The ecosystem is closed and, at this point, almost entirely self-referential. News media, entertainment and sports go in; outrage over news media, entertainment and sports comes out.
Within these parameters, does the fight over disinformation simply mark the limit of what we are willing to do in the name of change? Do we care deeply because we really believe that people are being led astray? Or are we just responding to what’s in front of us and admitting that while our political imaginations might be limited, we at least can clean up our timelines? Disinformation is certainly a real concern, but it also allows us to pretend that all the country’s problems can be solved by better algorithms and terms of service.
The effects of this aphasia have bled out into other parts of our daily interactions. Big Disinfo now shapes how we think about our fellow citizens, especially those we think are in thrall to a magical Facebook post. After the 2020 election, the news was filled with stories about how minority communities, particularly Asian American and Latino ones, had been bombarded with foreign language disinformation campaigns.
This particular disinformation panic coincided with a shift in both of those demographics to the Republican Party, one that has mostly continued over the past two years. The implication was that these voters had somehow been tricked by right-wing messaging to abandon the Democratic Party or, at the very least, its ideals. A 2018 paper from the UCLA Civil Rights Project, for example, argued that Asian American voters who opposed affirmative action had fallen for misinformation. That idea implies that if we just shut down the sources of misinfo, everyone will suddenly line up to vote for progressive candidates. It is also a broken way to think about our neighbors and fellow citizens.
There may very well be some misinformation about race-based preferences in college admissions floating around somewhere on the internet, but it’s far more likely that Asian Americans, many of whom believe that elite colleges are discriminating against them, simply oppose racial preferences out of pure self-interest. In these instances, the charge of misinformation obscures more than it illuminates.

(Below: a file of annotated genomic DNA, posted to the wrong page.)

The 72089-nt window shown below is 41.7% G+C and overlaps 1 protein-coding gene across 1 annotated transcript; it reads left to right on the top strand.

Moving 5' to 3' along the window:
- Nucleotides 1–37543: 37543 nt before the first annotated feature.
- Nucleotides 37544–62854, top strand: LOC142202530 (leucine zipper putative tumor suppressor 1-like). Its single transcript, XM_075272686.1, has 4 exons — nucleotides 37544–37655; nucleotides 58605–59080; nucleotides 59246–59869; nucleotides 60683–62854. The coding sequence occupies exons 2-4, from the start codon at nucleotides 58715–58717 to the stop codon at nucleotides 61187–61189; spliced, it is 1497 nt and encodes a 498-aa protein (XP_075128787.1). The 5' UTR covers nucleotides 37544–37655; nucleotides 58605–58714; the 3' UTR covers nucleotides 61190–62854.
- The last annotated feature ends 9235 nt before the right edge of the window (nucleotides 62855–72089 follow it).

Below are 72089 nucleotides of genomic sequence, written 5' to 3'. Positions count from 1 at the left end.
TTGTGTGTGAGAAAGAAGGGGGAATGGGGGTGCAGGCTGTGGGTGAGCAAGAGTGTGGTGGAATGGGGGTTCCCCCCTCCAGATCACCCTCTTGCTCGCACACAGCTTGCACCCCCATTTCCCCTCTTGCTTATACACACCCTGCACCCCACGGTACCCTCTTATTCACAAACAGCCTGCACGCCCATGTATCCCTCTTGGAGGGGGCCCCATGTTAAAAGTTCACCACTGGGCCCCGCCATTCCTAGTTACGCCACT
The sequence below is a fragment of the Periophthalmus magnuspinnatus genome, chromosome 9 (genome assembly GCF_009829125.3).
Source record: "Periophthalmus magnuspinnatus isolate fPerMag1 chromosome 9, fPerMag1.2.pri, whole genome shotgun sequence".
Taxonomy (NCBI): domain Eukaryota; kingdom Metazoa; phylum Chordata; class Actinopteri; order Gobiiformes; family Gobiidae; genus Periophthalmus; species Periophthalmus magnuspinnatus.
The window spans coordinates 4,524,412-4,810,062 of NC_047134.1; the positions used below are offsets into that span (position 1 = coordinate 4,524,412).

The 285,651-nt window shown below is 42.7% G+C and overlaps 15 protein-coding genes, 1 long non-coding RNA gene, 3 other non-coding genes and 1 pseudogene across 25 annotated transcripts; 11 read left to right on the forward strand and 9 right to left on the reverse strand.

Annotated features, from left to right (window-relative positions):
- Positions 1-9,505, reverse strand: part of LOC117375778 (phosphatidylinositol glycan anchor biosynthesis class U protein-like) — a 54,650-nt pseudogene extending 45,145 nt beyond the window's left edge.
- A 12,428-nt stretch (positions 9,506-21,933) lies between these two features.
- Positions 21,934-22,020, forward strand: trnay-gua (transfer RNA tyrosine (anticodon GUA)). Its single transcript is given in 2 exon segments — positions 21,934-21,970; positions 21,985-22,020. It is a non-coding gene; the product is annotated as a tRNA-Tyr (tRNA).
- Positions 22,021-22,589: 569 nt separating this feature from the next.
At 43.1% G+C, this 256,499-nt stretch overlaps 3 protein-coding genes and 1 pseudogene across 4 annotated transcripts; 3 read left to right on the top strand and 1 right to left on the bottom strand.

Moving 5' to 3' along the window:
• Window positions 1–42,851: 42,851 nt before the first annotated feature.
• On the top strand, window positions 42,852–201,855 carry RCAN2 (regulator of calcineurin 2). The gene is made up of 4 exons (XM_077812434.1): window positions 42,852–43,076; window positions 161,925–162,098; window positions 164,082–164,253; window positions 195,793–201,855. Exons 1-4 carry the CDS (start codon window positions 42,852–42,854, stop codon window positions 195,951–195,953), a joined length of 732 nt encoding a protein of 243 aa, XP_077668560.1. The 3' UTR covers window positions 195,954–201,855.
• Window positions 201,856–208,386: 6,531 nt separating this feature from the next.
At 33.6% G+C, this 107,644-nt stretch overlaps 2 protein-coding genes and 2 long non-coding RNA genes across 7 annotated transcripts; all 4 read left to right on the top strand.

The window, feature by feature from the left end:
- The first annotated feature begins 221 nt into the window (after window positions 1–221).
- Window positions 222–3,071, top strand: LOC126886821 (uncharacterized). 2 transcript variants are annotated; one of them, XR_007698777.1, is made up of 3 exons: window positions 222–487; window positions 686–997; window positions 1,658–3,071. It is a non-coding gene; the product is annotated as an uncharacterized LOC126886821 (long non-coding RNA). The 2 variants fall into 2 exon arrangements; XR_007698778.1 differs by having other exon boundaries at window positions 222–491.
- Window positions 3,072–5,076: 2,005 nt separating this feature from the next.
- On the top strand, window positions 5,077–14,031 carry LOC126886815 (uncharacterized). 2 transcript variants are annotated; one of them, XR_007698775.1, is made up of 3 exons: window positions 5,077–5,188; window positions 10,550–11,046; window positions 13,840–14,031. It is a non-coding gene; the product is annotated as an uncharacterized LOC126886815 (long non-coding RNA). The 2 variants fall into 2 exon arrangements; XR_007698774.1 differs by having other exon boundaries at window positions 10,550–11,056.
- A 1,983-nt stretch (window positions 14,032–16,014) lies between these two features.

At the same time, it’s true that too many people believe dubious sources of information on the internet. In 2019 researchers at Stanford published a study about how well American high schoolers could discern online disinformation. Of the more than 3,000 students who were shown a “grainy video claiming to show ballot stuffing in the 2016 Democratic primaries,” 52 percent believed it showed “strong evidence” of voter fraud. (The video was shot in Russia.) The report also found that 96 percent of students “did not consider why ties between a climate change website and the fossil fuel industry might lessen that website’s credibility.” When asked how they evaluated the credibility of a site, they “focused on superficial markers of credibility: the site’s aesthetics, its top-level domain or how it portrayed itself on the About page.”
The study found that the same income-based gaps that exist in the rest of society are also present in how well students could detect disinformation. Wealthier, cosmopolitan students with highly educated parents were better at spotting disinformation than poorer students from rural areas. Black and Latino kids did worse than white kids. These splits mirror how Big Disinfo sometimes frames the problem it seeks to solve, especially when it comes to the Covid pandemic: Educated liberals in cities listen to science, while the rest of the country sees an Instagram post and decides never to get the vaccine. I do not think there’s any solution to disinformation that relies on the wealthy and educated hectoring everyone else to just wake up and get the vaccine or whatever, nor do I think there’s any way to meaningfully rein in disinformation online.
The path toward solving the disinformation problem should go toward broadening access to education and fixing income inequality instead of trying to persuade tech companies to remove a few notorious accounts. The focus should be not so much on how Big Tech acts but more on trying to create a resilient public that can spot truly harmful disinformation. This will require a relatively narrow but functional definition of what disinformation entails. One clear dichotomy: We should think about how to educate the public effectively about vaccines, but we should avoid the temptation to ascribe all political difference to the brainwashing of everyone who disagrees with us. The more disinformation is used as a bludgeon to beat down everything we don’t like, the less we will understand how it actually influences people’s thoughts.
In Thursday’s edition of the newsletter, I will look at what some countries in Europe and Asia are doing to prepare their populations for their online lives.
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Jay Caspian Kang (@jaycaspiankang), a writer for Opinion and The New York Times Magazine, is the author of “The Loneliest Americans.”